Like any self-respecting bookworm and psuedo-Anglophile, I have read Pride and Prejudice. And, like any fan of Pride and Prejudice, I have seen (and basically memorized the entire script of) the incredible BBC miniseries adaptation of Pride and Prejudice.
I was not a big fan of the 2005 film. This is primarily because I despise Keira Knightley. My mother, after seeing the 2005 film, commented that this version probably more adequately displays the moderate social class of the Bennett family. The 2005 film is also less bright and.... well, beautiful.
A huge part of the beauty in the 1995 miniseries is Colin Firth as Mr. Darcy. Beyond being a talented actor, this man is seriously easy on the eyes. So easy on the eyes, in fact, that Helen Fielding's hit book Bridget Jones's Diary (a book I embarrassingly love and read every year on January 1st) features pages and pages devoted to drooling over Firth as Darcy.
When I was much younger, I once wandered into my family's living room. My mother was sitting in "her seat" -- a rocking chair near the television. There was almost certainly a throw around her shoulders and a cat on her lap. This was the oddly picturesque setting of my childhood. Stepping into my childhood home occasionally gives visitors an uneasy feeling of displacement, because it's suddenly difficult to peg what decade it is or exactly what kind of people we are. Once I was talking to a boyfriend on the phone and said, "Oh, who's at the door? ....Oh, never mind. It's just the milkman." (Seriously, it was the milkman.) This caused my ex to fall over himself laughing, asking "Where do you live? In England in the 1920s?" Shortly after that, he broke up with me.
This particular night, before I had been dumped by anyone, my mother was watching an adaptation of Pride and Prejudice -- either the BBC miniseries or an earlier adaptation. I couldn't easily follow along with the movie, so I half-watched and half read a book. The book could have been either a Sweet Valley High or a fantasy novel about a beautiful girl who could also cast spells, either of which would have made me feel fat.
Nearing the end of the movie, when Mr. Darcy proposes to Elizabeth and she accepts, I found myself incredibly irritated and nonplussed.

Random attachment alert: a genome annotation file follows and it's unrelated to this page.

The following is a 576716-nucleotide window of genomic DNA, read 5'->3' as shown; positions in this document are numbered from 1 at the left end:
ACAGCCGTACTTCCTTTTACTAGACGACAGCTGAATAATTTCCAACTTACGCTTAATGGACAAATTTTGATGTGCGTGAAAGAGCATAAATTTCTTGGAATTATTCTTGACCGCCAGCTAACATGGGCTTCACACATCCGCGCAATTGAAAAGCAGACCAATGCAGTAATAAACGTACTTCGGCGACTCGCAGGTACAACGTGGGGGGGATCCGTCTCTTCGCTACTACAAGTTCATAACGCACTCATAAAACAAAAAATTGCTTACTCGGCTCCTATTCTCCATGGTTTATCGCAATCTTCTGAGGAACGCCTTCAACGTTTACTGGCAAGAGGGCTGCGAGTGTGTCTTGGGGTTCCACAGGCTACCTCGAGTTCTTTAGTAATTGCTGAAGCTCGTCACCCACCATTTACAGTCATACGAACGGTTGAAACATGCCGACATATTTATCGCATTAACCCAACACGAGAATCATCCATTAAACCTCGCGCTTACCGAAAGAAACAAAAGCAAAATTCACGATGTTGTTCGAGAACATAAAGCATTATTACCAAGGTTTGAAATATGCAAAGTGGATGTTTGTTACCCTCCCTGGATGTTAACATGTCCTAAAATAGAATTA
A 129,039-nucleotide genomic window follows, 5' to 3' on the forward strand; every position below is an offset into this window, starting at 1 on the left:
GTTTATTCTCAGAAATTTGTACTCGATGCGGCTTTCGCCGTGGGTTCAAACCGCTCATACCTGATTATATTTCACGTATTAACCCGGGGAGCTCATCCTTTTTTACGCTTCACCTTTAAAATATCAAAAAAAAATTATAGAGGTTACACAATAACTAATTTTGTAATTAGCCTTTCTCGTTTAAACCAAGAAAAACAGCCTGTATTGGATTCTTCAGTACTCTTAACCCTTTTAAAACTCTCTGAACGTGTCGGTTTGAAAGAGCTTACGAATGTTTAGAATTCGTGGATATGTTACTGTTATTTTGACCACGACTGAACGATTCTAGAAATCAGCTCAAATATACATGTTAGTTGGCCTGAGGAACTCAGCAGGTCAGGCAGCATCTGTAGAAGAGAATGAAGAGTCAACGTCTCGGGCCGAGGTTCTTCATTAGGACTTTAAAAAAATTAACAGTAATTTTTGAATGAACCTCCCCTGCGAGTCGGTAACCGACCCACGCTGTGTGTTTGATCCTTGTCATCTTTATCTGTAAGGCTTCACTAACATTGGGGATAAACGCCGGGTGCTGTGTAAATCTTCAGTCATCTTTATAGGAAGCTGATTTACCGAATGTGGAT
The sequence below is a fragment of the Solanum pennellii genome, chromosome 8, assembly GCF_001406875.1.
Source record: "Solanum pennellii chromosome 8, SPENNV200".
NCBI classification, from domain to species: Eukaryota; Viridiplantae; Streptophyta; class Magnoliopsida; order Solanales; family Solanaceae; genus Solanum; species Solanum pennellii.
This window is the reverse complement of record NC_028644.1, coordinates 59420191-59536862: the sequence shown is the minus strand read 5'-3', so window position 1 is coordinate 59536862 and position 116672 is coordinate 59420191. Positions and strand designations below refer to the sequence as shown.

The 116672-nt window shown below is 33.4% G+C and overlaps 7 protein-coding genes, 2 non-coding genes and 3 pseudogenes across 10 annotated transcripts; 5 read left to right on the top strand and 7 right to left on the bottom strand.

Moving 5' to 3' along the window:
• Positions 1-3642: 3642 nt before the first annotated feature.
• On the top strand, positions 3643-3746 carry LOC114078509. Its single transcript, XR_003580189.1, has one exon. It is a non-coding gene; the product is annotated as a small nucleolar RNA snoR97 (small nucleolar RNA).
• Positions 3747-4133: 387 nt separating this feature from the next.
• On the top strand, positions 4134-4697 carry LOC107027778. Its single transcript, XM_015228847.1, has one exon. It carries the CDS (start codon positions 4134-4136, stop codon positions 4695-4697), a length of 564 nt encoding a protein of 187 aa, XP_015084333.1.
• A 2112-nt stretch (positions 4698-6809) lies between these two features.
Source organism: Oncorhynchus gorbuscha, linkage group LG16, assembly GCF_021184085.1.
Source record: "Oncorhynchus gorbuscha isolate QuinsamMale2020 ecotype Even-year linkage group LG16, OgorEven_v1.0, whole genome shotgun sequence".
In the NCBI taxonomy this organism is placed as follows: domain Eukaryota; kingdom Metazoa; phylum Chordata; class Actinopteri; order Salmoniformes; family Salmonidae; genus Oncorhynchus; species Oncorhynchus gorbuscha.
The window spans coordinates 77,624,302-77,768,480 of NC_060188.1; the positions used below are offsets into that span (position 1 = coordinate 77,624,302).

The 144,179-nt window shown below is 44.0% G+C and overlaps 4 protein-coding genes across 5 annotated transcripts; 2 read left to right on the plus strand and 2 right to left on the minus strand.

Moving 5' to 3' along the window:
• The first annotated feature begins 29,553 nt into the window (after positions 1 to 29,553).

"What?" I asked. "She's marrying him? Why is she looking so happy about it? Didn't she like, hate him?"
"Well, she did," my mother said shortly, obviously annoyed that I was interrupting the climax of the movie.
"What?" I repeated again, just in case my mother hadn't registered my confusion. "But.... I'm sorry, is this not the same guy who was super snobby and refused to dance with her?"
My mother sighed. "He gets better. If you had paid attention, you would know that," my mother responded, her eyes fixed intently on the flickering screen before us.
I silently asked my mother, "Really, Mom? Really? He changed THAT much?" while boring a hole in the back of her head with my self-righteous, indignant eyes. I imagined that my intense silence was deafening. In reality, my mother was blissfully unaware of me seething behind her, and she sighed contentedly while petting the cat.
As I grew up, I continued to read young adult novels that made me feel fat. I also began to read Jane Austen novels, which also made me feel fat. (Making me feel fat didn't take a lot in those days.)
After reading the book and watching the BBC miniseries countless times, I too began to understand Darcy as someone who Gets Better. Beyond that, I began to view him as the Most Romantic Man in the World. How I swooned for him. How I wished that someday someone above my social status -- someone who gets both milk and eggs delivered, for example -- would inappropriately fall in love with me, be a passive-aggressive dick about it, and then take me to live with him in a mansion filled with oil-portraits of himself.
Later in my life, I was eating dinner with my friend Michael. He was gently explaining to me that I should accept that other people come from families that seem "strange" to me, because my family seems f***ing insane to outsiders.
"No it doesn't," I said, taking an enormous bite of a brie-and-walnut appetizer. He looked levelly at me.
"You have large portraits, done in pastels, of both you and your little sister framed in your living room. And neither of you are smiling in them. You're just staring, like it's the damn olden days."
"But those were done by a street artist in Quebec," I protested.
He stared at me. "You read the Adventures of Sherlock Holmes aloud to each other while curled up under mountains of blankets. I don't know why a living room needs so many blankets" -- I have to give him this. It is 90 degrees in Syracuse today, and I have two blankets in my living room. Four if you count the one I use as a futon-cover or the one I use as a tablecloth. And I live alone. The remaining blankets I put in storage, thinking to myself, "two is probably fine for the living room in June." -- "AND," Michael continued, gearing up for his big finish, "you guys quote Pride and Prejudice to each other all. the. time."
I stared at him. "That's not WEIRD," I said, baffled. "Asking what your high-school aged child got on a test is weird. I mean, how do these parents even know when their kids HAD a test? Besides, Pride and Prejudice is amazing."
"No it's not," he said immediately. "It's terrible. Mr Darcy is an emotionally abusive psychopath who lures Elizabeth in with his money."
I was aghast. I had never heard such an indictment on Mr. Darcy before! Sure, I had similar sentiments before when catching the tail end of Pride and Prejudice with my mom -- but I was young and feeling fat all the time. Surely I didn't know anything.
But now... every time I think about Pride and Prejudice...
I can't help but wonder.... is Fitzwilliam Darcy a psychopath? Is my secret desire to end up with someone who initially refuses to dance with me because I'm too ugly somehow problematic? Heaven forbid. . . .